The next film in the series is “Splinter,” starring Jim Thalman, Kristin Muri and Quincy Saadeh, and filmed by Louis Libitz. This short finds Scott Willis in a race against time, following an infection he received from stepping on a splinter during the renovation of his childhood home. Completed in November 2020, “Splinter” has enjoyed a rousing festival run, netting several award nominations and a Best Actor win for Thalman at the Northeast Film Festival Horror Fest.
“‘Splinter’ was a short story originally written by Todd Staruch, one of our producers,” Ryan said. “At first, it was just a short story with no intention of making it part of our anthology. But I read it and really liked it, so I asked him if I could flesh it out. It turns into 55 minutes long. There’s a lot of themes that we touch on with family and with political situations. We don’t preach, but I think our films reflect contemporary issues. ‘Splinter’ is probably a heavy dose of that. It revolves around our main character and the Leni-Lenape Indians.”
“Haunted,” starring Brett Eidman, Jenn Plotzke, Gareth Tidball and introducing Emma Waldron, filmed by Rigo Diaz, pits ghost hunter Carl McGavin against a very real evil. Completed in August 2022, “Haunted” was the last film to be finished in the series.
“‘Haunted’ was inspired by the old series ‘Kolchak: The Night Stalker.’ I love Darren McGavin (who played Kolchak). I think he’s a great actor,” said Ryan. “In ‘The Night Stalker,’ (the protagonist is) a ghost hunter, a paranormal investigator. As kind of an homage, the character’s name in ‘Haunted’ is Carl McGavin. But unlike Kolchak, this guy just investigates ghosts. We follow his investigation and see how it affects his clients and comes back to haunt him. It’s about 20 to 25 minutes long.”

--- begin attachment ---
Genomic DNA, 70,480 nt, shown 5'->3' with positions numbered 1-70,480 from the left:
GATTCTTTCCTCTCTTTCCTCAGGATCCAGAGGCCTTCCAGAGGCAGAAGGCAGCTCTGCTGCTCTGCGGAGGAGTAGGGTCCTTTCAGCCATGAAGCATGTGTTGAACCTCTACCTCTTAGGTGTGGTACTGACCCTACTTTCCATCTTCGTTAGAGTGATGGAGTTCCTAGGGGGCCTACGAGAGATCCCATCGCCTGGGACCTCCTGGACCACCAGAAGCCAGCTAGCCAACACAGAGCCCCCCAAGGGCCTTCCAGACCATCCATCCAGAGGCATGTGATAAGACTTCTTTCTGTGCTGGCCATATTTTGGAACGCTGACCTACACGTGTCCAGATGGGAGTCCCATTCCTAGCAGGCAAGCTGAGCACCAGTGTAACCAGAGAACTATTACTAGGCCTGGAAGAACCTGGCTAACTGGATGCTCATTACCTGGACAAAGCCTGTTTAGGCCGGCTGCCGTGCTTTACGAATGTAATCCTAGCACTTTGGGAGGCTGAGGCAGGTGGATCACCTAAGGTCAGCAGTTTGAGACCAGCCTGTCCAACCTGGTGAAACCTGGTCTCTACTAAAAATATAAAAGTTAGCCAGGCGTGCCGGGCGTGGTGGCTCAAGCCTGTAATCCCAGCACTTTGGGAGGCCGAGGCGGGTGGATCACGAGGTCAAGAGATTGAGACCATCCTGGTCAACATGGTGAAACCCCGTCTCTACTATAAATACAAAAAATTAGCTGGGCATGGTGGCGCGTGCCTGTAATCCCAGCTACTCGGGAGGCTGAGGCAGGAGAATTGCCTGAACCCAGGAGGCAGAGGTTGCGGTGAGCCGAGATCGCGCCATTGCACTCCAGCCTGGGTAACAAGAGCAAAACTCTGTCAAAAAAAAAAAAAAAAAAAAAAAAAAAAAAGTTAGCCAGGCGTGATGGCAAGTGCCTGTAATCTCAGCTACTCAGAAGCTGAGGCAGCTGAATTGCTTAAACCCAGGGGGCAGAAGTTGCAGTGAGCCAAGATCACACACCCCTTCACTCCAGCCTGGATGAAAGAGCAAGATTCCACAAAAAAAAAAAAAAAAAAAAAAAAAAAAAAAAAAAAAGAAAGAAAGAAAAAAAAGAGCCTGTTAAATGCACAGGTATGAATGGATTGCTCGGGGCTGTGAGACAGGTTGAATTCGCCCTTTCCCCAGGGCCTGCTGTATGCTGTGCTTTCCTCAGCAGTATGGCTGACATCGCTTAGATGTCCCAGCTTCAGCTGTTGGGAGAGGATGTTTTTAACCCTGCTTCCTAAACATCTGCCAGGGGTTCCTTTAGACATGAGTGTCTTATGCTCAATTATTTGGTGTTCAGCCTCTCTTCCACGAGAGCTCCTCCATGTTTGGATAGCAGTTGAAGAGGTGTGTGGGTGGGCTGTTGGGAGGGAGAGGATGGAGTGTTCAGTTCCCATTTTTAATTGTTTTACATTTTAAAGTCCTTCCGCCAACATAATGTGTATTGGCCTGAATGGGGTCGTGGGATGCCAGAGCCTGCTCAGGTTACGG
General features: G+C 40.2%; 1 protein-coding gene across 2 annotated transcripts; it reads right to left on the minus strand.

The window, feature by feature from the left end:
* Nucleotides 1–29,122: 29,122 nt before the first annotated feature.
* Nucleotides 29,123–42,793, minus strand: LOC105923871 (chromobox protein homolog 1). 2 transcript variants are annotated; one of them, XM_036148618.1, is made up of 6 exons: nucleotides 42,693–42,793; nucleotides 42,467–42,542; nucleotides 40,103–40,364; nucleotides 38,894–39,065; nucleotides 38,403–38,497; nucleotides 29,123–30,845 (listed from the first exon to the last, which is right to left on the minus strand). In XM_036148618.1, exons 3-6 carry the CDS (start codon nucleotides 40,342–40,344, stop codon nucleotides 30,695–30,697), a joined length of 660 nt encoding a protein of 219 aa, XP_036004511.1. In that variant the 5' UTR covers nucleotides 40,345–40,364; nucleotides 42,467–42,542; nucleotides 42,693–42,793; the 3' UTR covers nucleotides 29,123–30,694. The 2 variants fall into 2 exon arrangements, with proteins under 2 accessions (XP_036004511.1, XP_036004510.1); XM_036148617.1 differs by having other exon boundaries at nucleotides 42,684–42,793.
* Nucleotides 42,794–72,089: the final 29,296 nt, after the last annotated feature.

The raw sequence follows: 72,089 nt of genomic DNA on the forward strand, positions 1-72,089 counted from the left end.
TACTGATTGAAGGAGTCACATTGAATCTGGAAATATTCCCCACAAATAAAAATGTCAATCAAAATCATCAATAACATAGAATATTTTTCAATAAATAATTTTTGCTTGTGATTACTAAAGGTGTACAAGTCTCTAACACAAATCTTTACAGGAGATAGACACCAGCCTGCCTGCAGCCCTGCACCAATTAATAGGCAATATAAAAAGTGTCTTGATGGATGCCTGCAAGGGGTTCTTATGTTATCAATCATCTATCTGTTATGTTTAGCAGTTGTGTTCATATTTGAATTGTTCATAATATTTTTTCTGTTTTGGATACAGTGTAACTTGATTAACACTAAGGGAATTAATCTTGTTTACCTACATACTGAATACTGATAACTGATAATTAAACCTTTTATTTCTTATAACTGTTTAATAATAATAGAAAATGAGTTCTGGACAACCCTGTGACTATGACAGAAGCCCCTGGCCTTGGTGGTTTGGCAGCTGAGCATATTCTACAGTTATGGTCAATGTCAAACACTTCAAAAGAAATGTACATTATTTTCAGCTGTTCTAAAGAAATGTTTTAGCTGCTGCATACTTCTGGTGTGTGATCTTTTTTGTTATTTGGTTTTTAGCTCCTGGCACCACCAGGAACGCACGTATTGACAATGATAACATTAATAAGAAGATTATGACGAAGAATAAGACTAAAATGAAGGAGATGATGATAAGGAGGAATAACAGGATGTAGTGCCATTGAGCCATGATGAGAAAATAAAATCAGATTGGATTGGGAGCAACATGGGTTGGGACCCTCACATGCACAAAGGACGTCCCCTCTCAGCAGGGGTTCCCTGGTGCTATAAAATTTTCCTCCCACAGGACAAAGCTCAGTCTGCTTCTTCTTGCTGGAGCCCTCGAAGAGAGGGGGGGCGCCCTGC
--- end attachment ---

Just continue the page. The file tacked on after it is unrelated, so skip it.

“Robot,” starring Jason John Cicalese, Jeanine Bartel and introducing Jack Ryan, filmed by Christian Santiago, tells the story of a boy who faces lingering troubles after the discovery of a meteor in the woods. Completed in July 2021, “Robot” will close out the series.
“‘Robot’ stars my son, Jack, and the film revolves around a little boy that lives in an abusive home and, one night, a meteor crashes and he finds a robot and the robot is sentient and recognizes the boy’s plight.”
“The anthology is two and a half hours in total and there’s a wraparound story.”
The only question then was where to premiere this horror anthology, though, for Ryan, there was never really any doubt.
“The Cranford Theater is very welcoming to independent filmmakers, and our film ‘Splinter’ premiered there as part of the Garden State Film Festival,” he said. “At the festival, ‘Splinter’ won the Kevin Smith Best Homegrown Feature Award.
“I contacted Doreen Sayegh, who owns and runs the Cranford Theater, and she facilitated the whole thing for us. We’ve been doing this for about 10 years. This is really just for the promotion of the work. If we can have a wider theater run, we would be willing to do that.”
Although the showing of “Return to the Theatre of Terror Anthology” at the Cranford Theater, 25 North Ave. W., in downtown Cranford, on Saturday, Jan. 28, is sold out, Ryan said that if enough people visit his website, [email protected], and ask for it, he will have a second showing.
Photos Courtesy of Tom Ryan